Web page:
Already, Scholé Academy welcomes educators, families and students representing Anglicans, Catholics, Orthodox, and Protestants alike (like Lewis, we have listed these alphabetically). And, all the educators of both Scholé Academy, Saint Raphael School and the Canterbury House of Studies are asked to adhere to these elements of the common tradition, which include (but are not limited to):

  • The centrality of the Bible as Holy Scripture
  • The ecumenical councils as expressions of a common creed
  • The liturgy as a manifestation of common worship (i.e. Sunday worship, the Eucharist)
  • The role of spiritual disciplines (prayer, fasting/feasting, giving, etc.…) as formative in the Christian life
  • The witness of the church fathers as guardians of the faith (through councils, homilies, commentaries, poetry, and hymns)
  • The faithful Christians, martyrs, theologians and pastors throughout the centuries as role models to the truth
  • The value of religious art (music, architecture, iconography, paintings)

But our fuller vision will take time to develop. Our goal is to continue to meet the common needs of the whole, while not diluting, glossing over, or tearing away the distinctive natures of each community in their respective teachings, culture, and traditions.

As many will note, in 2018 Classical Academic Press acquired St. Raphael School, an online, classical school in the Orthodox tradition. St. Raphael School now operates as a “school within a school”, as a part of Scholé Academy. And we continue to refine and work diligently with the Orthodox community to preserve that which makes St. Raphael School distinctively Orthodox. It’s a tension and a balance struck by good communication, trust, and (frankly) learning from mistakes.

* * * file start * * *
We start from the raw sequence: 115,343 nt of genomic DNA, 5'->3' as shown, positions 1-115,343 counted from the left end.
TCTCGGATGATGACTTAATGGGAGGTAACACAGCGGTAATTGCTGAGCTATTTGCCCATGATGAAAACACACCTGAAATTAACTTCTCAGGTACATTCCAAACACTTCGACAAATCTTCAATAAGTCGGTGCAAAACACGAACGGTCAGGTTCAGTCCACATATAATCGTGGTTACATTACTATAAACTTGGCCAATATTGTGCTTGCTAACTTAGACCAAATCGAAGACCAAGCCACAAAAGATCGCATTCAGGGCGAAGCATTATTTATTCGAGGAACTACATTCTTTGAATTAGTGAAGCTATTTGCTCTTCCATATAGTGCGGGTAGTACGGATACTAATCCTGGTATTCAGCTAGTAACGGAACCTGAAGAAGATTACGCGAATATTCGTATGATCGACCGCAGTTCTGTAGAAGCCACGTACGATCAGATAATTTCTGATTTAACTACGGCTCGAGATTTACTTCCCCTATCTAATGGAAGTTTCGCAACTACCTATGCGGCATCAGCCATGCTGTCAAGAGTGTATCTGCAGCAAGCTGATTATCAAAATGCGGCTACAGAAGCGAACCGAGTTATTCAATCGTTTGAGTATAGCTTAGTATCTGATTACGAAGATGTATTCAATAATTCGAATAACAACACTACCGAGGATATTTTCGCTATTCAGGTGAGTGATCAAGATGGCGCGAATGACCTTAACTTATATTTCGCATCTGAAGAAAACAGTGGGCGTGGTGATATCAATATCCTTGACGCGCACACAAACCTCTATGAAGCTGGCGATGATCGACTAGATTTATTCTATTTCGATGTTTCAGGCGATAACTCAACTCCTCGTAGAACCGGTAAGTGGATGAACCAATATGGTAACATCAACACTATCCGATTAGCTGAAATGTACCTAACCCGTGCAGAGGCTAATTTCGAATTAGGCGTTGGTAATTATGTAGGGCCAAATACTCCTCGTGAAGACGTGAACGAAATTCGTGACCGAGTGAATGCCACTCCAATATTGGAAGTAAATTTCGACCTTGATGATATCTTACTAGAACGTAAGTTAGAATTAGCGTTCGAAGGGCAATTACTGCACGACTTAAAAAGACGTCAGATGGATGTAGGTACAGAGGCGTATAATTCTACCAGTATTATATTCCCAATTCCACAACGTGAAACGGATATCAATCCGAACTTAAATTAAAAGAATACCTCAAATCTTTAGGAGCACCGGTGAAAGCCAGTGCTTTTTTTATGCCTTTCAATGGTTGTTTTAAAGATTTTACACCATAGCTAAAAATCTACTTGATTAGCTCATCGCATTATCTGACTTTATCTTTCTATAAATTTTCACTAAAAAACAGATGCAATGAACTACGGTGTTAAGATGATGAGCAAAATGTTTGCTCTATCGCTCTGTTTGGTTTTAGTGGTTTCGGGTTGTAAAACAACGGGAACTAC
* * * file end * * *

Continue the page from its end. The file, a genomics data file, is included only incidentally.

We also have plans to (in time, with care, and with collaboration with members of other church leaders) to continue to build out our Anglican Canterbury House of Studies as well as other small “schools” representing the theological traditions represented in the Catholic and Reformed church communities. Already, we have begun this work, and will continue to take measured and intentional steps towards the creation of these additional areas of study.

We invite you to explore our Great Hall at Scholé Academy – finding the courses which can help cultivate good character and virtue, meeting your academic needs with scholé and delight, and in relationship with a community of Christian instructors and students.  And we also invite you to explore our St. Raphael School and the Canterbury House of Studies. Our admin team and instructors are eager to answer your questions and assist you in finding the right resources and places to help your student understand the uniqueness of God’s nature throughout the ages and within each course of study.